What’s the recipe for great operational practice? SMaC: Simple, Methodical, and Consistent. What does a SMaC recipe look like for those of us who aren’t flying jets, insuring cars or developing medical devices? John Wooden, perhaps the greatest basketball coach of all time, started the first practice of every season of the UCLA team the same way. “We will begin by learning how to tie our shoes.” By teaching his star athletes the simple, methodical and consistent way to put on their socks and shoes, a remarkable number of injuries were avoided every year, allowing the team to be more consistent in what they wanted to do, win games. Another example of a personal SMaC recipe are the Twelve Personal Commandments as explained in Gretchen Rubin’s popular blog The Happiness Project.

This is an area I have been working on this year. In an attempt to accomplish more consistent work, I have decided one of my “operational practices” to be “Get up at 5:00 and accomplish the most important tasks first.” The results have been incredible so far. The progress I have made in scripture study and writing is something I never really thought I could achieve. Another practice I have adopted is to plan in advance the books I will read this year. Having a list has kept me motivated and consistent in my reading. Today I finished my eleventh book of the year.

Developing the list of personal SMaC recipe takes time. These are rules that should be able to stand up for twenty years without change. Care must be taken to not create something that changes with the season or situation. These are governing principles that can guide in bad times as well as good. The success I have enjoyed so far with my first two candidates is making me very excited to try others. Developing a set of personal operational practices is definitely worth the effort. Take some time to lay out a personal SMaC recipe. I am going to post mine above my desk both at home and at work to help remind me until they become engrained into my life. I just have to remember to keep it Simple, Methodical and Consistent. SMaC me!

Great By Choice Personal Improvement Series

Great By Choice: Personal Success In Reach
Great By Choice: The 20 Mile March
Great By Choice: Fire Bullets, Then Cannonballs
Great By Choice: Leading Above the Death Line
Great By Choice: SMaC

Great By Choice: Return On Luck

Feb 282012

Yesterday, I reviewed Jim Collins and Morten T. Hansen’s best selling business book, Great by Choice: Uncertainty, Chaos, and Luck–Why Some Thrive Despite Them All. This has instantly become my favorite business book of all. It teaches how business leaders can choose to make their company or organization into something great and outperform all the measures over ten fold.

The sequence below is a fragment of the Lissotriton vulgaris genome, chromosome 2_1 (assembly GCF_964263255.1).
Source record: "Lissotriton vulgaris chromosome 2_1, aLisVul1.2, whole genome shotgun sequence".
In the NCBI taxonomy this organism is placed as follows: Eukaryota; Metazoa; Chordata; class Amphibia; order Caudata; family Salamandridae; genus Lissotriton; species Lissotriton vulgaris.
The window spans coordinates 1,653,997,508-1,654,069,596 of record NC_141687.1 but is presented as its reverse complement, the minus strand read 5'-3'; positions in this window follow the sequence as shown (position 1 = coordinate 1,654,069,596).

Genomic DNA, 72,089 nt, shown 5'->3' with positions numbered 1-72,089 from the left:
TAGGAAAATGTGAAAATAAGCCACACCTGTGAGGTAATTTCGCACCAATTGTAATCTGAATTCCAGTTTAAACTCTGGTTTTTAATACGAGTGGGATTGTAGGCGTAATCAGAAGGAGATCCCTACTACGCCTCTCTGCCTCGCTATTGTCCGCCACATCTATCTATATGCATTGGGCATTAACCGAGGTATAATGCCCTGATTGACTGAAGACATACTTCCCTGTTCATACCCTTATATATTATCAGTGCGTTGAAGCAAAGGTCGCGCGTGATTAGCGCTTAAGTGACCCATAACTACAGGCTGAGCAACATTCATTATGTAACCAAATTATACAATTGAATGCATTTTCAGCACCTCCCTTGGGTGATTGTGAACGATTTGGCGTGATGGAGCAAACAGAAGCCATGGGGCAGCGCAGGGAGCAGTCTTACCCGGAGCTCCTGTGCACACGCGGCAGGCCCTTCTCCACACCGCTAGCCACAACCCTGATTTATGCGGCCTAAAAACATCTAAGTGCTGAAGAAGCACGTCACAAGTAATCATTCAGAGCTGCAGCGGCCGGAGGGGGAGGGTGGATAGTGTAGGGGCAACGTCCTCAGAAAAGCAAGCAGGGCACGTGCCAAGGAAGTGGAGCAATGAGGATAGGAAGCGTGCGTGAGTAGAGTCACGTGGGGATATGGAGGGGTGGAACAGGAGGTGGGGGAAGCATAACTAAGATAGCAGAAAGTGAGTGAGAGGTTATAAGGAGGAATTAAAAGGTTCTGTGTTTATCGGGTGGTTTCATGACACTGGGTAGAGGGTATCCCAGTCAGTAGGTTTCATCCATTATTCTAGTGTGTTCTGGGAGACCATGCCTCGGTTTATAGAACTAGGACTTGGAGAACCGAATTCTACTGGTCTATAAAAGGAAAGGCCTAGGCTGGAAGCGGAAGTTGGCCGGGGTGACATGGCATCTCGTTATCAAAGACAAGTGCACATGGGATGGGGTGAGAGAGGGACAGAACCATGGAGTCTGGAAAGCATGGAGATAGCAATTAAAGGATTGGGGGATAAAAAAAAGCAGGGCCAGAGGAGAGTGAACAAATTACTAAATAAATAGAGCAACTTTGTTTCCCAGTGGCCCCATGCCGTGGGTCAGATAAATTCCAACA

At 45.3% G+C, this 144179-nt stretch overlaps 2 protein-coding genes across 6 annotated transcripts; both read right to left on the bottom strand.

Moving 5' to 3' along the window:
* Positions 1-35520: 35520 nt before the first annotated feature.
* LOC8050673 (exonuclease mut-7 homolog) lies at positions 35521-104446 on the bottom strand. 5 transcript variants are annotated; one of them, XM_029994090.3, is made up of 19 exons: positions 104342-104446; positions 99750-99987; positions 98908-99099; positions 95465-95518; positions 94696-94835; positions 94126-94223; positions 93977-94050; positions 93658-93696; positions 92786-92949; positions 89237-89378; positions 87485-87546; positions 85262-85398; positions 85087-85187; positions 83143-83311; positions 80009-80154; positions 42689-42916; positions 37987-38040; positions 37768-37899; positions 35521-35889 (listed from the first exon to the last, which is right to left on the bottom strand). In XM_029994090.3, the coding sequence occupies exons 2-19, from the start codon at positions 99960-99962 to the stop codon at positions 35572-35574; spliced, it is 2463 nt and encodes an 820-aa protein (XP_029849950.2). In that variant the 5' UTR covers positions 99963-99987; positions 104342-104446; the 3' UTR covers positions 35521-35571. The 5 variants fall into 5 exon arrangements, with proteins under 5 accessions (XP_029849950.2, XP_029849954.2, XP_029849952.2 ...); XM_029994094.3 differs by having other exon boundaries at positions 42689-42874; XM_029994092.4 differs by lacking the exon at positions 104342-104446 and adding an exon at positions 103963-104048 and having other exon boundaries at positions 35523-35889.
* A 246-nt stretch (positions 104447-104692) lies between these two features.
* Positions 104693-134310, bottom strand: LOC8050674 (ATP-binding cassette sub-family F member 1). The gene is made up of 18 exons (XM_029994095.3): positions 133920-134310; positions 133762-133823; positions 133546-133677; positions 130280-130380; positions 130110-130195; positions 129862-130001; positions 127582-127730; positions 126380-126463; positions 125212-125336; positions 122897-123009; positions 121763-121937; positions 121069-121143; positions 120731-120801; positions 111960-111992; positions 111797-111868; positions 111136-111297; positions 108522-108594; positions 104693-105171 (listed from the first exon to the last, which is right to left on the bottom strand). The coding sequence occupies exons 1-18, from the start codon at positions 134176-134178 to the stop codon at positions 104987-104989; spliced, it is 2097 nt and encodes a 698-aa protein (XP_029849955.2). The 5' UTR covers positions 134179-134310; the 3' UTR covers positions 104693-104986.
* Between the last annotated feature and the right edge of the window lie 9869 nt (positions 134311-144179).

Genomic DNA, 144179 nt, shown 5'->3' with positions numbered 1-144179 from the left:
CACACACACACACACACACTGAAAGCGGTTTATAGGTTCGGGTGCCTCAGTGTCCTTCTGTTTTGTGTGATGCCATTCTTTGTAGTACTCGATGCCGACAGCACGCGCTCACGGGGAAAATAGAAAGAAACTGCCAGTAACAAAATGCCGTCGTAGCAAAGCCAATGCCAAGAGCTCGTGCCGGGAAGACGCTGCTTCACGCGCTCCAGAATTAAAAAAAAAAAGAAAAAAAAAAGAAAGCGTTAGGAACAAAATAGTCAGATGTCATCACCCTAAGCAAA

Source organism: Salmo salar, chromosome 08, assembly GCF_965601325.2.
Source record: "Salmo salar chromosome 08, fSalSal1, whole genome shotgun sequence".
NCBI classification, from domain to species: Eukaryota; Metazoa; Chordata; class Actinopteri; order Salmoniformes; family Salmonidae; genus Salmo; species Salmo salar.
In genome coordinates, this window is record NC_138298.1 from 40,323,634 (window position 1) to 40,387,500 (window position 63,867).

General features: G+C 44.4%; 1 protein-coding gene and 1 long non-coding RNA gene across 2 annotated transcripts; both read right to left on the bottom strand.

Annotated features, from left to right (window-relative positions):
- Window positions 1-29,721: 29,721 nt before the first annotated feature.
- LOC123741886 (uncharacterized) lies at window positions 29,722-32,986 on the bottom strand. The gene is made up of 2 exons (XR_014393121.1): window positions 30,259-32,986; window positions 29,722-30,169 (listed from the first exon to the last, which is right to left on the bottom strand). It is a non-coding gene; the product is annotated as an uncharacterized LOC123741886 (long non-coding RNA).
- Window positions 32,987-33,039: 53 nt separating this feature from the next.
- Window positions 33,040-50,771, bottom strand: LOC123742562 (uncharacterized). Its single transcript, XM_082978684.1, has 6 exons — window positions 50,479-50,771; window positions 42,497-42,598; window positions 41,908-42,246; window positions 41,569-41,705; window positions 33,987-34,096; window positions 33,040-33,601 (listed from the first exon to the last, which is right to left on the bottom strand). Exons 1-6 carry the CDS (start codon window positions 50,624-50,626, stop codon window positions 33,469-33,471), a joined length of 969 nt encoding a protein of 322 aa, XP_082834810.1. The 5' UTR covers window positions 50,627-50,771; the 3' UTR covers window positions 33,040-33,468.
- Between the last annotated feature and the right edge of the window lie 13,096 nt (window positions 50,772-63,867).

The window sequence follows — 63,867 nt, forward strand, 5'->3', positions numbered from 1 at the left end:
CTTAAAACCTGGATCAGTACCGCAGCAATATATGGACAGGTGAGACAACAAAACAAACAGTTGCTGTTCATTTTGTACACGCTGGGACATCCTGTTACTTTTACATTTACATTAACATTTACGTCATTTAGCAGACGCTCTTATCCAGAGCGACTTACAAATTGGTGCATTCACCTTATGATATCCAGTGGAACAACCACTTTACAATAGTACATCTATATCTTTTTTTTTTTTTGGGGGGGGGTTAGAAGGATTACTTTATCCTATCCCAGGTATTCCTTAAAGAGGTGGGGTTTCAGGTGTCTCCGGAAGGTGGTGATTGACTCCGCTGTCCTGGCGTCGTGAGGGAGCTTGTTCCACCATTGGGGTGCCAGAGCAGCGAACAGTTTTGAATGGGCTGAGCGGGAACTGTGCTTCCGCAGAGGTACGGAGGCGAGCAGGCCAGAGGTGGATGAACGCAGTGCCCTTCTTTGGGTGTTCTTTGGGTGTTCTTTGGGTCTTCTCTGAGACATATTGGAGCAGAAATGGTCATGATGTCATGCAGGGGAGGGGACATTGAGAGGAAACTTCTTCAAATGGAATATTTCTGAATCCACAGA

Not only does it explain the methods whereby large companies can choose to thrive, it is directly applicable on a smaller level. Much smaller. I believe Collins and Hansen have hit on perhaps what may become the most overlooked self-help book yet. The principles he demonstrates that propell Southwest Airlines to great heights amid one of the most turbulent industries can just as easily be applied to the rest of us in our own constantly mutating worlds.

I want to be great. But what if I wasn’t born great? Can I become great? Can I make a choice to be great? Apparently, I can. Collins defines “Great” as a company that beats the industry average by at least 10 times or “10Xers”. By applying that standard to myself, the question is “can I be at least ten times more ______ than the rest of humanity” (Fill in the blank with whatever the dream may be). Can I be ten times more successful than the average blogger? How about the average woodworker? Of course, life isn’t necessarily about being “better” than others, but we all feel a call to be the best we can be. Every one of the methods Collins and Hansen posit for business are directly applicable on a personal level. I believe following the simple steps can propel us to be more than ten times more successful than we ever thought we could be.

Over the next few days, I want to take apart the key points in Great by Choice and discuss how they apply to the individual life. I believe them to be key to success. Since reading the book in December, I have tried to pull them into my life and test their applicability. So far, they work.